- Author: Rose Hayden-Smith
Today has been a blur. Woke up early, dressed carefully and ate breakfast while we discussed a morning meeting with Deputy Agriculture Secretary Kathleen Merrigan and pinned down details about our White House visit.
Because it’s late and has been an amazingly long day, I’m mostly going to share about our visit to the White House garden. After attending a meeting at the USDA – and again visiting one my favorite gardens, the People’s Garden – our group walked over to the White House. We took a group picture on the north side of the White House, and then walked over to the south side for a group picture. You can see the White House kitchen garden from there, but it’s not a close view.
After waiting for a bit, we went through security screening. Our instructions were clear. No bags, no pictures, only what you could carry in your pocket. Neither my dress or cardigan had pockets, so I tucked my picture ID, some cash and my business cards in my shoe. (I know, I know). After we passed through security, we entered an atrium type area, where a member of the security staff provided very interesting answers to our questions about White House history, the First Family, the garden, etc. The staff person confirmed that in fact, Mrs. Obama is often in the garden.
Then, Assistant White House chef Sam Kass arrived. Kass came with the Obama family from Chicago to work in Washington, and has been instrumental in the White House kitchen garden project. Clearly, Kass is also driving pieces of the emerging White House food initiatives. He introduced himself to each of us personally, and shook everyone’s hand. We were then escorted outside across the lawn to the garden.
Kass shared a great deal of information about the garden. It’s not a huge garden, but has already produced several hundred pounds of food. Food from this garden is used by the First Family, has been served at official functions, and has also been donated to a local food bank.
Kass allowed us to sample tomatoes from the garden. They were warm from sunshine, and popped with flavor. Many of the plants being cultivated are heirloom varieties, and much of the garden philosophy – and plant material – is driven by one of our founding farmer fathers, Thomas Jefferson. A small plaque in the garden provides a Jefferson quote. Broccoli, lettuce, cabbage, tomatoes, herbs, sweet potatoes…and more, including a fig planted among mint. I rubbed the mint leaves and then smelled my fingers…amazing.
The garden is very well-tended…it has to be. There are many visitors. But…it looks achievable. There is also a weather station, and a bee hive, where honey has been collected.
Kass answered nearly every question we asked him thoroughly and thoughtfully. We were not permitted to take pictures.
I deeply appreciate that the First Family is modeling good health and eating by initiating this effort, and maintaining this kitchen garden. I value that the First Lady has school children come to visit the garden to learn. I love that the food produced is consumed by the family, and that some portion goes to less fortunate families. I love the contributions that Sam Kass, with his dynamic nature and good food ideas, has made to upping the status of gardening in our nation today. Thank you all for taking this important step.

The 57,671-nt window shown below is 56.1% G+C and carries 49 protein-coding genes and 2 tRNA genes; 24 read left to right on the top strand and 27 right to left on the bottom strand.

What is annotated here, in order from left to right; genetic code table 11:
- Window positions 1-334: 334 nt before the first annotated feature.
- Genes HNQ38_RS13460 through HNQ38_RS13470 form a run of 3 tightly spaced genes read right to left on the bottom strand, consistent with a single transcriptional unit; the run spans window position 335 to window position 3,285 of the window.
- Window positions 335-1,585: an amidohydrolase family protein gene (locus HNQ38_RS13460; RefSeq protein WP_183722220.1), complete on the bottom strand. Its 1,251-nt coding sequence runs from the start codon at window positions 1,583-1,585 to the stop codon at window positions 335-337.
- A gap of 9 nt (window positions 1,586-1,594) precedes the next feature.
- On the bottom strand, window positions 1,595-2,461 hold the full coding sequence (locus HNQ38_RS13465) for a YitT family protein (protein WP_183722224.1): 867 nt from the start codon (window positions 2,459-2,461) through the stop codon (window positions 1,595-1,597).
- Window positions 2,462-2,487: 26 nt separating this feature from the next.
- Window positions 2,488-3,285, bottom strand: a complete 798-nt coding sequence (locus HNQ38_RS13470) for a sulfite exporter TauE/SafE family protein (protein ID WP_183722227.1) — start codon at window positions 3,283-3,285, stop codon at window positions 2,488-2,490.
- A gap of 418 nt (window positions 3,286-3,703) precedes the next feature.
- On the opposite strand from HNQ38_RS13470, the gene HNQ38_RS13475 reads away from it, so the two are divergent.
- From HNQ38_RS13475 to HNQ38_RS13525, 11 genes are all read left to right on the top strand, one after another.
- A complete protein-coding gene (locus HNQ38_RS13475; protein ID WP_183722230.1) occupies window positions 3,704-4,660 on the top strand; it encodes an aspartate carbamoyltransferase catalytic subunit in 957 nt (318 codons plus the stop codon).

Several blocks away, the USDA People’s Garden sends equally positive messages. Sited on the national mall, this garden is a first. Like the White House garden, it sends important messages to thousands of people each day about gardening, healthy eating, and the right use of civic space. A garden on the national mall…sacred space used for a civic purpose.
A special thanks again to my dear friend and fellow Fellow Roger Doiron, whose work promoting the idea of a White House garden really made this visit possible for us. Today was the culmination of a dream for Roger. It was also his birthday, and we sang the traditional birthday song to him as we stood in the White House garden, together, celebrating this special day.
Tonight, well over a hundred people gathered to learn about and discuss the food system. Each fellow was asked to make brief remarks about their work. Here’s what I shared:
“We were a nation of farmers at formation. We are a nation of farmers still, at heart. This is demonstrated by the garden revolution sweeping the nation. Seven million new gardeners this year. Seven million.
Yesterday, and again this morning, I visited the People’s Garden at the USDA. This garden is on the National Mall. Sacred space. I also visited the First Family’s garden at the White House. Both experiences were profoundly moving.
Last night, President Obama told the nation it is a “season of action.”
He is right. It is a season of action: it is time to move these initiatives out across the nation, to begin a NEW American revolution. A revolution that will create a garden in every school, every home, every community, and every workplace across the nation.”
- Breakfast meeting with Fellows to plan next steps.
- Giving talk on the Garden Revolution at U.S. Botanic Garden.
- Meeting with Christine Flanagan, U.S. Botanic Garden.
- Meeting with one of my favorite WWI historians, Elaine Weiss.
- Go to airport, blog like crazy, board plane, fly back to Oxnard via LAX.
- If no flight delays or issues, arrive home between 12:30 and 1:00 a.m.
Random Observations: During our visit, we saw the White House basketball court/tennis court. We also saw the First Dog, Bo, on the south lawn of the White House. We were far away, but it was clearly Bo.
- Author: Rose Hayden-Smith
As a U.S. historian, I can provide examples of the many ways – both positive and negative - that patriotism has been expressed at different times in our nation’s history. There are many ways that individuals and communities can express their patriotism today. Eating local foods can be one of them.